Skip Braver’s first high-performance powerboat was a 42-foot-long Fountain. On its own, that fact is completely unremarkable. It just makes him one of the thousands of people who purchased new Fountain boats—to a collective tune of a reported $900 million—in the company’s 30-plus years in business.
But unlike all the other folks who bought a new Fountain, Braver is the only one who, several years later, purchased Cigarette Racing Team, the builder of the vaunted Cigarette line in Opa-Locka, Fla.
“I actually liked the Fountain,” Braver told me during an interview several years ago. “But I was doing all my boating on Lake Michigan, and anyone who boats there knows how rough it is. I needed something a little stronger for that water, so I sold the Fountain and bought a Cigarette.”
The rest, at least for Braver, is well-documented history. But the point is that the current owner and chief executive officer of Cigarette Racing Team started his boating career—not sure why we like to call our hobbies careers but I’ll go with it—with a Fountain. And he liked it. It hooked him on performance boats in a way that eventually sucked him into the business.
The point here is that so many roads in the high-performance boat industry lead through Fountain.
Another example? In 1996, Formula swapped out its conventional V-bottom hulls for stepped hulls across its sport boat line. The people there, most notably chief executive officer Scott Porter and designer John Adams, didn’t go to all that big-buck design and tooling trouble out of boredom. They did it to compete with Fountain.
Formula had a more luxurious product than Fountain. Formula had a better-built product—and I can just feel the love that will be coming my way from the Fountain faithful—than Fountain. But Formula wanted a faster product, and the people at the company were hearing that their product was, foot for foot with the same power, not as fast as a Fountain. And they believed they needed to step things up, so to speak, to compete.
I am not saying Fountain invented stepped hulls for V-bottoms. Nor, by the way, did Reggie Fountain ever say that, at least during the dozens of interviews I’ve done with him in the past 16 years. I am saying he popularized stepped hulls during last 20 years in a way no one could have imagined.
Performance gains alone can’t explain it. Nor can simple marketing. So how did it happen?
Reggie Fountain. Reggie was everywhere.
Reggie in offshore race boats. Reggie sponsoring offshore races. Reggie at poker runs. Reggie at boat shows. Reggie singing the praises of his products, if you happened to find yourself trapped on hold, when you called the Fountain plant. Reggie advertising in every magazine from Powerboat to Yachting. Reggie himself, posing in those magazines ads wearing spandex—foot up on the bow of one of his boats—with an adoring young woman lying on the deck and staring up at him.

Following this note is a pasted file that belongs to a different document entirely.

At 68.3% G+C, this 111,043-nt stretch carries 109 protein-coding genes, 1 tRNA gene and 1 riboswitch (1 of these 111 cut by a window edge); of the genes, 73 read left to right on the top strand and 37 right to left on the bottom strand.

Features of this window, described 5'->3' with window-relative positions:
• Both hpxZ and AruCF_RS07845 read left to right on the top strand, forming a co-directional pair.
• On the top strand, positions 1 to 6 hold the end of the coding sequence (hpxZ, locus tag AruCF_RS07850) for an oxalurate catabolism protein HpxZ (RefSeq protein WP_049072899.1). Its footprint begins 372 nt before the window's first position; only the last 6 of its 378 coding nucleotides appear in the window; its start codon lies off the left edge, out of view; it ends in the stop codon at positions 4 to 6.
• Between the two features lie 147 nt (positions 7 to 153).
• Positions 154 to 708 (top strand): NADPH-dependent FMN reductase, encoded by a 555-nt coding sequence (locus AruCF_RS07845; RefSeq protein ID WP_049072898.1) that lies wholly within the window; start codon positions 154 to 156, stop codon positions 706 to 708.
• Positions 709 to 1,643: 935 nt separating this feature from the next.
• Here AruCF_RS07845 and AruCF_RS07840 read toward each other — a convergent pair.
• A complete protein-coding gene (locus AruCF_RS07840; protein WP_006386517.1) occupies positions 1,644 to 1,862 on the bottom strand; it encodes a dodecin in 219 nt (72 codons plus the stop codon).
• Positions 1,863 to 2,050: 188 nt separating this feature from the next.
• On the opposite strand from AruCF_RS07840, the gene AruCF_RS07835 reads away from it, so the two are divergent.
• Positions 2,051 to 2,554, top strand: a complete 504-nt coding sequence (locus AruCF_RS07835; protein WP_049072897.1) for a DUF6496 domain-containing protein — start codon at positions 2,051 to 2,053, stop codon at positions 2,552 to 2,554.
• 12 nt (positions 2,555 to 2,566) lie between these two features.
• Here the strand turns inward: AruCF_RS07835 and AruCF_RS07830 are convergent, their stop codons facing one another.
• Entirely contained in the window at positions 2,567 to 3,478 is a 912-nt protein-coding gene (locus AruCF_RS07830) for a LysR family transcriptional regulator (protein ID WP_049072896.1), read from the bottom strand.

Subtle, he was not. Genius, he was not. Relentless and effective, he was.
Reggie became the brand, just as Elvis Presley, his lifelong hero, became the brand. Elvis wasn’t just a unique voice and catchy music. He was the hair and the jumpsuits and the rhinestones and Graceland and all the rest. He wasn’t selling music. He was selling Elvis.
Reggie became a public figure in the high-performance powerboat world, which in combination with his often over-the-top style made him a popular target. But that comes with the territory. When you use yourself to sell your product, when you become the brand to court consumers, you open yourself up to public dissection—praise, ridicule and everything between. Fair or unfair, you asked for it when you stepped into the public spotlight. Merciless yes, but once again you asked for it.
So Reggie Fountain will never get my sympathy when it comes to public critique in the performance boat community. But what he does have—and will always have—is my respect and admiration. He made big mistakes, for sure. He certainly wishes, at least he’s told me so, that he wishes he’d saved more money from the glory days of Fountain. Reggie also used to have harsh words for boat companies that had gone bankrupt. I imagine he might like to have some of those words back.
That’s the problem with being a public figure—your successes and failures are, well, public.
On the other hand, Reggie Fountain built a brand the likes of which have not been seen since Don Aronow—another industry icon—built Cigarette, which is now owned by Skip Braver.
Who started performance boating, as it happens, in a 42-long Fountain.